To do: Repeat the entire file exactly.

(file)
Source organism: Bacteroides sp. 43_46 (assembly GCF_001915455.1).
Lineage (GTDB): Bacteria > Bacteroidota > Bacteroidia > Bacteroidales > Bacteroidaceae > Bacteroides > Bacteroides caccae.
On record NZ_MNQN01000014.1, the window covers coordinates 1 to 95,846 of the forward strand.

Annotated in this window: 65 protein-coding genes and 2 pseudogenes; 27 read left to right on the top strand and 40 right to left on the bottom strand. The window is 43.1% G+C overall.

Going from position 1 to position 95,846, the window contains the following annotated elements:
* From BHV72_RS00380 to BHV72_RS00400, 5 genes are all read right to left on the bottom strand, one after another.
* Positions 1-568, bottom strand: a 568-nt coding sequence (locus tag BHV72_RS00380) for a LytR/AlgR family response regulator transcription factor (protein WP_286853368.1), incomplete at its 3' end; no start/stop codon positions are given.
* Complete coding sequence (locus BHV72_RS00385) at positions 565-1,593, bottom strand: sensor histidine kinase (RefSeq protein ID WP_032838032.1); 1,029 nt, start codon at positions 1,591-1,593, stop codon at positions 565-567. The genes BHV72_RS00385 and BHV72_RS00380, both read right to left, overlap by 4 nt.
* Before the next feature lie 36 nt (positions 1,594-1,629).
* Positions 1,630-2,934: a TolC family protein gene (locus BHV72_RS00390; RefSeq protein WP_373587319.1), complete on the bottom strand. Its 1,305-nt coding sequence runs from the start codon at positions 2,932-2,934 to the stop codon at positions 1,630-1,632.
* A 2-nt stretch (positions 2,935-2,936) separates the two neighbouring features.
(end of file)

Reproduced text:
Source organism: Bacteroides sp. 43_46 (assembly GCF_001915455.1).
Lineage (GTDB): Bacteria > Bacteroidota > Bacteroidia > Bacteroidales > Bacteroidaceae > Bacteroides > Bacteroides caccae.
On record NZ_MNQN01000014.1, the window covers coordinates 1 to 95,846 of the forward strand.

Annotated in this window: 65 protein-coding genes and 2 pseudogenes; 27 read left to right on the top strand and 40 right to left on the bottom strand. The window is 43.1% G+C overall.

Going from position 1 to position 95,846, the window contains the following annotated elements:
* From BHV72_RS00380 to BHV72_RS00400, 5 genes are all read right to left on the bottom strand, one after another.
* Positions 1-568, bottom strand: a 568-nt coding sequence (locus tag BHV72_RS00380) for a LytR/AlgR family response regulator transcription factor (protein WP_286853368.1), incomplete at its 3' end; no start/stop codon positions are given.
* Complete coding sequence (locus BHV72_RS00385) at positions 565-1,593, bottom strand: sensor histidine kinase (RefSeq protein ID WP_032838032.1); 1,029 nt, start codon at positions 1,591-1,593, stop codon at positions 565-567. The genes BHV72_RS00385 and BHV72_RS00380, both read right to left, overlap by 4 nt.
* Before the next feature lie 36 nt (positions 1,594-1,629).
* Positions 1,630-2,934: a TolC family protein gene (locus BHV72_RS00390; RefSeq protein WP_373587319.1), complete on the bottom strand. Its 1,305-nt coding sequence runs from the start codon at positions 2,932-2,934 to the stop codon at positions 1,630-1,632.
* A 2-nt stretch (positions 2,935-2,936) separates the two neighbouring features.